Visa and MasterCard have mandated migration to DDA on all EMV smartcards in Europe and Canada, and it is becoming standard in the U.S. too.
EMV Tokenization is a new security standard recently defined by EMVCO to facilitate e-commerce.
Its goal is to secure Card on File payments, e.g., payments using customer card information already stored from a previous transaction.
The EMV tokenization process has been proved to reduce card rejection dramatically.
- This slashes the potential loss of revenue when purchases cannot be completed.
- This improves the user experience (and they won't go to the competition).
#7. What are EMV benefits?
Payment security: EMV chip cut fraud by half in the U.S. the first year.
EMV is one of the most secure forms of payment.
EMV is almost 100% effective in preventing face-to-face (in-store, aka card-present fraud) counterfeit card fraud.
- When France migrated to EMV in 2005, card fraud nearly disappeared.
- The case was replicated in the United Kingdom in 2012 (chip and PIN).
The U.S. began adoption in late 2015, and a study from the (U.S.) Federal Reserve issued in 2018 showed that the amount of card-present fraud in the country declined from $3.68 billion in 2015 to $1.91 billion in 2016.
It's a 48% decrease in ONE year.
Over three years and a half, it's a decrease of 87%, according to the June 2019 Visa report mentioned earlier.
Increased card spending
The tap-and-go convenience of a contactless EMV chip card is likely to make it your customers' new favorite, leading to increased loyalty and spending on that card.
Adding contactless capacity has even generated a significant increase in contact transactions made with those cards.
Global interoperability of the EMV standard
EMV is the worldwide standard for payments. The market penetration of the technology is growing worldwide, particularly the nearly 100% EMV compliance in portions of Europe and Canada.
Today, with magnetic-stripe cards, your customers may not be able to pay with their cards when they're traveling internationally.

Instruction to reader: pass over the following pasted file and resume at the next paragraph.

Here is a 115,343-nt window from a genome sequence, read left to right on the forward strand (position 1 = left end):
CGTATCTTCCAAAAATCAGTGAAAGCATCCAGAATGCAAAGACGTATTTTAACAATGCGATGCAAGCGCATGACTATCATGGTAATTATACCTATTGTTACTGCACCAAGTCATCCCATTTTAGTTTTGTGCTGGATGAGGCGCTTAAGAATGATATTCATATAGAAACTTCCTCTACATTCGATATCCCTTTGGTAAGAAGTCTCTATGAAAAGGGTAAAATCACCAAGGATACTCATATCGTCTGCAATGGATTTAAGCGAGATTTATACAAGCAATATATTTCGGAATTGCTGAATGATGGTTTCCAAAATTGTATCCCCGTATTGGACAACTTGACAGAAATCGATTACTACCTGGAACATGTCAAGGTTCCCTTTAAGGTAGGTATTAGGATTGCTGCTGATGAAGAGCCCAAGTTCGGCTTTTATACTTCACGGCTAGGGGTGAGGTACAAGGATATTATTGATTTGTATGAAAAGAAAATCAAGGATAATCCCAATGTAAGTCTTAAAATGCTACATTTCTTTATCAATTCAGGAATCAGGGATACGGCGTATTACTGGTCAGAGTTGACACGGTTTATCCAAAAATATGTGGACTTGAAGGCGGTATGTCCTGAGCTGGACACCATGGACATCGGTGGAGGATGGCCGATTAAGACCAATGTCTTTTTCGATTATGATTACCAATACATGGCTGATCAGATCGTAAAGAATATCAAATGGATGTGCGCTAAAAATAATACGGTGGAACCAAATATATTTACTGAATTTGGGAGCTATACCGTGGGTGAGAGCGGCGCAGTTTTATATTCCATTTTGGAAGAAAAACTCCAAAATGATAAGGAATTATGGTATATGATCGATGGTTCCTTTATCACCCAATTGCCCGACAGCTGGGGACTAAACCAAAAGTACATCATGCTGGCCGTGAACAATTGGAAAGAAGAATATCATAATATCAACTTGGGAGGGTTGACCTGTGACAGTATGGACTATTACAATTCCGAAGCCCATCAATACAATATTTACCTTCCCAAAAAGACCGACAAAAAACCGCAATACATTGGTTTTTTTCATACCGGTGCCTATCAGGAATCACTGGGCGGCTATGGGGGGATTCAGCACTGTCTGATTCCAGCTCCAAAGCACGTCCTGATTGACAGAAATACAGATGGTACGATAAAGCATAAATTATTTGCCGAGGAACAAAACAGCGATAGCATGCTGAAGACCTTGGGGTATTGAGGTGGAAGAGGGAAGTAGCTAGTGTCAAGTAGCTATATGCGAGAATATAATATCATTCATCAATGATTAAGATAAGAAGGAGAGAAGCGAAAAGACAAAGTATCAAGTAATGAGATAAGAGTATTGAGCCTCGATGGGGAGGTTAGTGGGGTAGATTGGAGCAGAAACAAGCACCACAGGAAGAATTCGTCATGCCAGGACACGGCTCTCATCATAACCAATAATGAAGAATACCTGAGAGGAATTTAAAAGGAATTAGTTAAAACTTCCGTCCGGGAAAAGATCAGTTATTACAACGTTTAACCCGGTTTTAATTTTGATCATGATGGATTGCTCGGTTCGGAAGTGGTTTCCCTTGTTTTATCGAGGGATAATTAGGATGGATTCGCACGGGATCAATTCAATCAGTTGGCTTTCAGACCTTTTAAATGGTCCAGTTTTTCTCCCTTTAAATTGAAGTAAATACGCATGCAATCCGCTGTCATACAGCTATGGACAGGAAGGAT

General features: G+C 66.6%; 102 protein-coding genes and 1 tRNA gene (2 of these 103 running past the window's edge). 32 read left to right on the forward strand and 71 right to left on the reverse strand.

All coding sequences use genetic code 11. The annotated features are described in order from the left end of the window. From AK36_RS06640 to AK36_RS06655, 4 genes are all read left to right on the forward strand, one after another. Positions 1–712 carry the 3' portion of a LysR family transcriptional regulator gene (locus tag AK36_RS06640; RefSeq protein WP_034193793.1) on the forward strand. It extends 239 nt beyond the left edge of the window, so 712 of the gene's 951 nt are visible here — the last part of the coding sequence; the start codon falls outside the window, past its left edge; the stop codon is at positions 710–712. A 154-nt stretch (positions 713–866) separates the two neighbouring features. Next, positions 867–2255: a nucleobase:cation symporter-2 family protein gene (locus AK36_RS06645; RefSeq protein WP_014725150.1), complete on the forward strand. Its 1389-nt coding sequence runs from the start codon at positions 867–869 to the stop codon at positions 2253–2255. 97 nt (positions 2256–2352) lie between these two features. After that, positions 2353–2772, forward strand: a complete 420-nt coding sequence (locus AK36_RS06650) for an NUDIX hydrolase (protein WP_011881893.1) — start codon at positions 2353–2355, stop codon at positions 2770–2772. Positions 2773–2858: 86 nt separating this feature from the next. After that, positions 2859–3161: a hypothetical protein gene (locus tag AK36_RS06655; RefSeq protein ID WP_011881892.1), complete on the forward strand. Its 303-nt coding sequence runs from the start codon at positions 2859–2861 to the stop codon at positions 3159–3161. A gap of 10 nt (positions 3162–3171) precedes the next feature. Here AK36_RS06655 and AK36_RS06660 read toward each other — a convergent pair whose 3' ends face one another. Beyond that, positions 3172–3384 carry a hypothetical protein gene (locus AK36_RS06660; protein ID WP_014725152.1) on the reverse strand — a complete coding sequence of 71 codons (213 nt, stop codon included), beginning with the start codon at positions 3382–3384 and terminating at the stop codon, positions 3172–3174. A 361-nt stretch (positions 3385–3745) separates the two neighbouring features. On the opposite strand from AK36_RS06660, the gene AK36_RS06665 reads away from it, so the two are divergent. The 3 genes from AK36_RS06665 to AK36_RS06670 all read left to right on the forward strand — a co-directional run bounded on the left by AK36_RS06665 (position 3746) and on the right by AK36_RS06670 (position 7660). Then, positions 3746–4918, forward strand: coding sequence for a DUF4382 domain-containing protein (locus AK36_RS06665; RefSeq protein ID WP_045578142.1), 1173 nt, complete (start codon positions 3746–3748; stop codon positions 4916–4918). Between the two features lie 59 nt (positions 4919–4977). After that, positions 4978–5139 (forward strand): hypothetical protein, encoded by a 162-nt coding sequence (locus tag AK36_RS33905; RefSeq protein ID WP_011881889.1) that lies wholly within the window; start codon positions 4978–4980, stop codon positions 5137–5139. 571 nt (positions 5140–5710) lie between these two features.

In other words: Wherever EMV chip cardholders make purchases, they get reliability and convenience.
Strengthened customer relationships
Migrating to EMV is an opportunity to show your customers that you take their security seriously.
#8. EMV chip for mobile payments too
Contact EMV chip card.
Contact EMV offers the added security of the EMV chip, making it impossible to create counterfeit cards. Contact cards can be used in all EMV capable POS payment terminals.
The card is inserted into the terminal. It stays there while the customer types a PIN or writes his/her signature.
Contactless (dual-interface) EMV card
Contactless is the level to go for if you want a convenient and future-proof, and secure technology.
A country-based contactless limit allows for payments using NFC without the use of a PIN authorization.
The card is tapped against the POS terminal or waved in front of it.
Contactless is a safe option that aligns with social distancing guidance.
As reported by NFCW on 1 May 2020, the U.S. now has the largest number of contactless cards of any market at 175m.
With mobile EMV, the customer's account credentials are loaded directly onto an NFC-enabled cell phone or wearable device. This process is just as secure as a contactless EMV chip but with superior convenience and added opportunities.
The smartphone is tapped or waved at the POS terminal, just like a contactless card.
More resources on EMV payment
- Who invented the credit card? Frank McNamara's story
- Is contactless payment secure?
- Learn more on contactless payment (solutions for cards, mobile and wearable devices)
- Discover our EMV metal credit card portfolio
- Explore our world of customized credit cards
- Figure out the power of our EMV eco-friendly credit cards and environmental-friendly practices
- Mobilize our payment consultants (EMV, contactless, mobile)